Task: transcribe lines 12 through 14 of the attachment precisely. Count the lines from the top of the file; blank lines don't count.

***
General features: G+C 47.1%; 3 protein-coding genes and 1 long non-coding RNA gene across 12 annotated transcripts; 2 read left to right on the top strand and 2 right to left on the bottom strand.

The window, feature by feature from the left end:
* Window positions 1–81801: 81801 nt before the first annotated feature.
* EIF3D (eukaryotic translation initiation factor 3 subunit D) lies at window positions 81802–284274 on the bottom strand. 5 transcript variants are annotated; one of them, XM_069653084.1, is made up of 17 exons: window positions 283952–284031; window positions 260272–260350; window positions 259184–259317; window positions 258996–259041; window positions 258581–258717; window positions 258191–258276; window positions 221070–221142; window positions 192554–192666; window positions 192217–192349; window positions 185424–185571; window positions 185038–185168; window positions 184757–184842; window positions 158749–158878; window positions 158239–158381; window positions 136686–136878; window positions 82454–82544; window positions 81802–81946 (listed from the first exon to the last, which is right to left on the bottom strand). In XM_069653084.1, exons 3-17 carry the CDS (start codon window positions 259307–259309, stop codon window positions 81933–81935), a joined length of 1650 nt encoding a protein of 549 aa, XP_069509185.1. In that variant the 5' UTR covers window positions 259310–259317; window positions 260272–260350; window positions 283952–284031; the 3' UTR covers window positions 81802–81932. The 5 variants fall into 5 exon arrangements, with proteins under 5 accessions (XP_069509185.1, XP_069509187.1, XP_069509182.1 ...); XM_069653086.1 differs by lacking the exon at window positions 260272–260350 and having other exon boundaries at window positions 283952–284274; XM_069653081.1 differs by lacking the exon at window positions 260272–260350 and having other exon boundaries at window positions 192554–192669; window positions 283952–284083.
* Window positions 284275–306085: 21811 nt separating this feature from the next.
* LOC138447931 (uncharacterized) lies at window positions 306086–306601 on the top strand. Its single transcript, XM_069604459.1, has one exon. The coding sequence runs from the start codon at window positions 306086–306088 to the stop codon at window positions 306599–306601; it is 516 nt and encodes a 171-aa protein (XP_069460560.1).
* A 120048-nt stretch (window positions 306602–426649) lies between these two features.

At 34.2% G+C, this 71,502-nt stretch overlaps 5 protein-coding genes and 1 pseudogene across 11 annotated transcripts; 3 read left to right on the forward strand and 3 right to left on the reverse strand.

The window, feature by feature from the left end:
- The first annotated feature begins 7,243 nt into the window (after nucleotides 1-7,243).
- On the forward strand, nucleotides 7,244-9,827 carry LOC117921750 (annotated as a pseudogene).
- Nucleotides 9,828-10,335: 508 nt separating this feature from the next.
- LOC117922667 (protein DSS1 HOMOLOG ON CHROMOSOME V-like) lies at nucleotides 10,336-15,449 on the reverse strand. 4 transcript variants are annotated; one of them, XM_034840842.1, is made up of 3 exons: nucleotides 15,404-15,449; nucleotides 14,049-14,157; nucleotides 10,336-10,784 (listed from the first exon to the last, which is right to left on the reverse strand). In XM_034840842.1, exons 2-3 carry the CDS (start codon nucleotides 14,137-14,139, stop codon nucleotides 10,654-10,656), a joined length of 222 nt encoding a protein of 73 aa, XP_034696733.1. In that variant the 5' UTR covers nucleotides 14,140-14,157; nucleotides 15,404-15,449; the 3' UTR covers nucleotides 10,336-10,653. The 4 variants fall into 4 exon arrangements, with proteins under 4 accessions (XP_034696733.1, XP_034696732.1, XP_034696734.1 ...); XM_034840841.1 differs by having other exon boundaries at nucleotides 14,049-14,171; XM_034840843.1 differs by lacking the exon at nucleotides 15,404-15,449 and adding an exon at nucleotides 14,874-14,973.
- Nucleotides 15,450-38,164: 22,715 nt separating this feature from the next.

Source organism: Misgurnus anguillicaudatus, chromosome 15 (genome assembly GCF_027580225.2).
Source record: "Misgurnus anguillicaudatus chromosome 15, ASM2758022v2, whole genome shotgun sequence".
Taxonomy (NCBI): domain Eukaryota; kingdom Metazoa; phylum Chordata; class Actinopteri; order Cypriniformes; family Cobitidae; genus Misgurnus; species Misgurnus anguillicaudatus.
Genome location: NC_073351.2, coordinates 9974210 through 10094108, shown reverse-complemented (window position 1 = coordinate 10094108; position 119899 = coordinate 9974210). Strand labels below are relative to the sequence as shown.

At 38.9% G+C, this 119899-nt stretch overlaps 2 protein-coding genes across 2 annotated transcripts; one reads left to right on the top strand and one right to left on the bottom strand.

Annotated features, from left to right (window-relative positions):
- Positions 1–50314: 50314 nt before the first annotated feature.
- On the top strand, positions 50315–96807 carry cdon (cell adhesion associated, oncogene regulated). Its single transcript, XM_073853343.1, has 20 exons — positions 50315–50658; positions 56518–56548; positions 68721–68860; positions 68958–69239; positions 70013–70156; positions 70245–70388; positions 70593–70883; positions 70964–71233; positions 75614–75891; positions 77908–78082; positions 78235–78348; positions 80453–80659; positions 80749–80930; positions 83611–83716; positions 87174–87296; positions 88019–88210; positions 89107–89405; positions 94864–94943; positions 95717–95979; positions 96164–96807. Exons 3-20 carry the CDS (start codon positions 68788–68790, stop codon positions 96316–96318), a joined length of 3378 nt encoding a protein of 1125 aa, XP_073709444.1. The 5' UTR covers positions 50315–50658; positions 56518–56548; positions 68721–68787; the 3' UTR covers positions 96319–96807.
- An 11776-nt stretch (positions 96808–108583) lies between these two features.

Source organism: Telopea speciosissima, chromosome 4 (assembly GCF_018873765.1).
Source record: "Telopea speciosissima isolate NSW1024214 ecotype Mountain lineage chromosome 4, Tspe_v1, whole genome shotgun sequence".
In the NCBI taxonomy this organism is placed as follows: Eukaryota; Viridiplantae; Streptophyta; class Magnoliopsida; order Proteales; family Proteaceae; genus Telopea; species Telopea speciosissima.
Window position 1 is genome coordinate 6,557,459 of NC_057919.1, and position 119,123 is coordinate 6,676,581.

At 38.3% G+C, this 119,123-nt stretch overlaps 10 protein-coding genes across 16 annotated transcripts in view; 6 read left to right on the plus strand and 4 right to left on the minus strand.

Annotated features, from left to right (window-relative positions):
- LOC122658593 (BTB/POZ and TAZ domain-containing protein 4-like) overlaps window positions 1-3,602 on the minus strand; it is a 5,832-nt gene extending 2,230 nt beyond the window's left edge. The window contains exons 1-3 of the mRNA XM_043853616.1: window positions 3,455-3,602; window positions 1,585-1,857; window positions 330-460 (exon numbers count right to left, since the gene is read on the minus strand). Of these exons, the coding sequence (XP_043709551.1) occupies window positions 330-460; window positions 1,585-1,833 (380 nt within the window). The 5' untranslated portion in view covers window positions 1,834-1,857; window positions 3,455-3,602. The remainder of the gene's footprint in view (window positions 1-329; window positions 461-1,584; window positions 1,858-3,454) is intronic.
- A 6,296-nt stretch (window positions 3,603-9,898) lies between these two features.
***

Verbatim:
- Nucleotides 9,828-10,335: 508 nt separating this feature from the next.
- LOC117922667 (protein DSS1 HOMOLOG ON CHROMOSOME V-like) lies at nucleotides 10,336-15,449 on the reverse strand. 4 transcript variants are annotated; one of them, XM_034840842.1, is made up of 3 exons: nucleotides 15,404-15,449; nucleotides 14,049-14,157; nucleotides 10,336-10,784 (listed from the first exon to the last, which is right to left on the reverse strand). In XM_034840842.1, exons 2-3 carry the CDS (start codon nucleotides 14,137-14,139, stop codon nucleotides 10,654-10,656), a joined length of 222 nt encoding a protein of 73 aa, XP_034696733.1. In that variant the 5' UTR covers nucleotides 14,140-14,157; nucleotides 15,404-15,449; the 3' UTR covers nucleotides 10,336-10,653. The 4 variants fall into 4 exon arrangements, with proteins under 4 accessions (XP_034696733.1, XP_034696732.1, XP_034696734.1 ...); XM_034840841.1 differs by having other exon boundaries at nucleotides 14,049-14,171; XM_034840843.1 differs by lacking the exon at nucleotides 15,404-15,449 and adding an exon at nucleotides 14,874-14,973.
- Nucleotides 15,450-38,164: 22,715 nt separating this feature from the next.